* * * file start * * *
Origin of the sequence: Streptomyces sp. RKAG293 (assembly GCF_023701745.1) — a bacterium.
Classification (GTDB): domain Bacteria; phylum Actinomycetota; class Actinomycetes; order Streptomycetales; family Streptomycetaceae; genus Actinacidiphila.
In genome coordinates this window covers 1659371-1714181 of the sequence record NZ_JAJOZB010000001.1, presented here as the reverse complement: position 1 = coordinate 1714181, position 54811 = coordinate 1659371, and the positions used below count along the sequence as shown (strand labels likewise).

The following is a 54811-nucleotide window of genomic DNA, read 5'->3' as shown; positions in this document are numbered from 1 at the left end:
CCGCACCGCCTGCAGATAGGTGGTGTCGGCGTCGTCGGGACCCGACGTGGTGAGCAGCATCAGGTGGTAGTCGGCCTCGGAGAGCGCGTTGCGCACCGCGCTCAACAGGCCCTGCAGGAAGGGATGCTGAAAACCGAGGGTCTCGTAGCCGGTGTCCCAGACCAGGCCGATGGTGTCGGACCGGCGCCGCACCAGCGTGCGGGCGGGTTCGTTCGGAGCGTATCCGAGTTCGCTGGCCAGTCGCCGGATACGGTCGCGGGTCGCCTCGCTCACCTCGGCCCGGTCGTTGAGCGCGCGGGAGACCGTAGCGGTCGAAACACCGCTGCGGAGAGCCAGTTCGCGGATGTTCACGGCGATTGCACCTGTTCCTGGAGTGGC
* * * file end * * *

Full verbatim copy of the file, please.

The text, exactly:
Origin of the sequence: Streptomyces sp. RKAG293 (assembly GCF_023701745.1) — a bacterium.
Classification (GTDB): domain Bacteria; phylum Actinomycetota; class Actinomycetes; order Streptomycetales; family Streptomycetaceae; genus Actinacidiphila.
In genome coordinates this window covers 1659371-1714181 of the sequence record NZ_JAJOZB010000001.1, presented here as the reverse complement: position 1 = coordinate 1714181, position 54811 = coordinate 1659371, and the positions used below count along the sequence as shown (strand labels likewise).

The following is a 54811-nucleotide window of genomic DNA, read 5'->3' as shown; positions in this document are numbered from 1 at the left end:
CCGCACCGCCTGCAGATAGGTGGTGTCGGCGTCGTCGGGACCCGACGTGGTGAGCAGCATCAGGTGGTAGTCGGCCTCGGAGAGCGCGTTGCGCACCGCGCTCAACAGGCCCTGCAGGAAGGGATGCTGAAAACCGAGGGTCTCGTAGCCGGTGTCCCAGACCAGGCCGATGGTGTCGGACCGGCGCCGCACCAGCGTGCGGGCGGGTTCGTTCGGAGCGTATCCGAGTTCGCTGGCCAGTCGCCGGATACGGTCGCGGGTCGCCTCGCTCACCTCGGCCCGGTCGTTGAGCGCGCGGGAGACCGTAGCGGTCGAAACACCGCTGCGGAGAGCCAGTTCGCGGATGTTCACGGCGATTGCACCTGTTCCTGGAGTGGC